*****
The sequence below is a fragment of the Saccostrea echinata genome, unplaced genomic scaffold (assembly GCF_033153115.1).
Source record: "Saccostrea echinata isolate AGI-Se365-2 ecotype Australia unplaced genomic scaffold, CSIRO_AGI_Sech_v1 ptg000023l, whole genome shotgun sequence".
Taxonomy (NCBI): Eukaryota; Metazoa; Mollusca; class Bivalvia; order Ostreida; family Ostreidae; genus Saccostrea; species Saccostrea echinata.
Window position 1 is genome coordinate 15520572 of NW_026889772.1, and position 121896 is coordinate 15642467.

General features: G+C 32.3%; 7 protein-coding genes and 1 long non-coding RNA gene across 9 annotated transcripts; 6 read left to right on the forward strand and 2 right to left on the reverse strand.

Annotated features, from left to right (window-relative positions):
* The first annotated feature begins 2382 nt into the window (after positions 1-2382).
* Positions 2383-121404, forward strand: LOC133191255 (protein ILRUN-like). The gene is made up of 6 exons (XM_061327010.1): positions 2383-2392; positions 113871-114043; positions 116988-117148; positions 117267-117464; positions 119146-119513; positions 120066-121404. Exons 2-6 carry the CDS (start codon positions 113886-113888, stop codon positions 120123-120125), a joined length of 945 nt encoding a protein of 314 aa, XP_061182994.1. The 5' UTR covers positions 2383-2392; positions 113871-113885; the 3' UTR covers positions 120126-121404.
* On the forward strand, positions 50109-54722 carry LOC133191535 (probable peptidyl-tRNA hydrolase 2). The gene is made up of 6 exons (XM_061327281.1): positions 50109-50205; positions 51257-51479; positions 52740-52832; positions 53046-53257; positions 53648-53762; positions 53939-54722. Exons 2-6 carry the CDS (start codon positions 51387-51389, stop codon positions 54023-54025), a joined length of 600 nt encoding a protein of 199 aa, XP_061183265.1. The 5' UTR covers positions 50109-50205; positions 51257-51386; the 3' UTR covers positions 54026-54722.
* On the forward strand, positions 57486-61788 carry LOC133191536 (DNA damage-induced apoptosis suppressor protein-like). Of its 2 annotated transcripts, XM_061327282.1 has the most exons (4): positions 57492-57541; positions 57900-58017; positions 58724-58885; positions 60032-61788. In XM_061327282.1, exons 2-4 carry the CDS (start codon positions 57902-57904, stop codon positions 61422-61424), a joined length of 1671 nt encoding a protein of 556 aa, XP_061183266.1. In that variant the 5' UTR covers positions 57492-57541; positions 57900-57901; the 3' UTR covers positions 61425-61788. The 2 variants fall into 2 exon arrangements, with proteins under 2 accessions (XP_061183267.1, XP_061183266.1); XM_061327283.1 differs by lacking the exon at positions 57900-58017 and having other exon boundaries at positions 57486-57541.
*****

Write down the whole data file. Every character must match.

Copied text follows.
The sequence below is a fragment of the Saccostrea echinata genome, unplaced genomic scaffold (assembly GCF_033153115.1).
Source record: "Saccostrea echinata isolate AGI-Se365-2 ecotype Australia unplaced genomic scaffold, CSIRO_AGI_Sech_v1 ptg000023l, whole genome shotgun sequence".
Taxonomy (NCBI): Eukaryota; Metazoa; Mollusca; class Bivalvia; order Ostreida; family Ostreidae; genus Saccostrea; species Saccostrea echinata.
Window position 1 is genome coordinate 15520572 of NW_026889772.1, and position 121896 is coordinate 15642467.

General features: G+C 32.3%; 7 protein-coding genes and 1 long non-coding RNA gene across 9 annotated transcripts; 6 read left to right on the forward strand and 2 right to left on the reverse strand.

Annotated features, from left to right (window-relative positions):
* The first annotated feature begins 2382 nt into the window (after positions 1-2382).
* Positions 2383-121404, forward strand: LOC133191255 (protein ILRUN-like). The gene is made up of 6 exons (XM_061327010.1): positions 2383-2392; positions 113871-114043; positions 116988-117148; positions 117267-117464; positions 119146-119513; positions 120066-121404. Exons 2-6 carry the CDS (start codon positions 113886-113888, stop codon positions 120123-120125), a joined length of 945 nt encoding a protein of 314 aa, XP_061182994.1. The 5' UTR covers positions 2383-2392; positions 113871-113885; the 3' UTR covers positions 120126-121404.
* On the forward strand, positions 50109-54722 carry LOC133191535 (probable peptidyl-tRNA hydrolase 2). The gene is made up of 6 exons (XM_061327281.1): positions 50109-50205; positions 51257-51479; positions 52740-52832; positions 53046-53257; positions 53648-53762; positions 53939-54722. Exons 2-6 carry the CDS (start codon positions 51387-51389, stop codon positions 54023-54025), a joined length of 600 nt encoding a protein of 199 aa, XP_061183265.1. The 5' UTR covers positions 50109-50205; positions 51257-51386; the 3' UTR covers positions 54026-54722.
* On the forward strand, positions 57486-61788 carry LOC133191536 (DNA damage-induced apoptosis suppressor protein-like). Of its 2 annotated transcripts, XM_061327282.1 has the most exons (4): positions 57492-57541; positions 57900-58017; positions 58724-58885; positions 60032-61788. In XM_061327282.1, exons 2-4 carry the CDS (start codon positions 57902-57904, stop codon positions 61422-61424), a joined length of 1671 nt encoding a protein of 556 aa, XP_061183266.1. In that variant the 5' UTR covers positions 57492-57541; positions 57900-57901; the 3' UTR covers positions 61425-61788. The 2 variants fall into 2 exon arrangements, with proteins under 2 accessions (XP_061183267.1, XP_061183266.1); XM_061327283.1 differs by lacking the exon at positions 57900-58017 and having other exon boundaries at positions 57486-57541.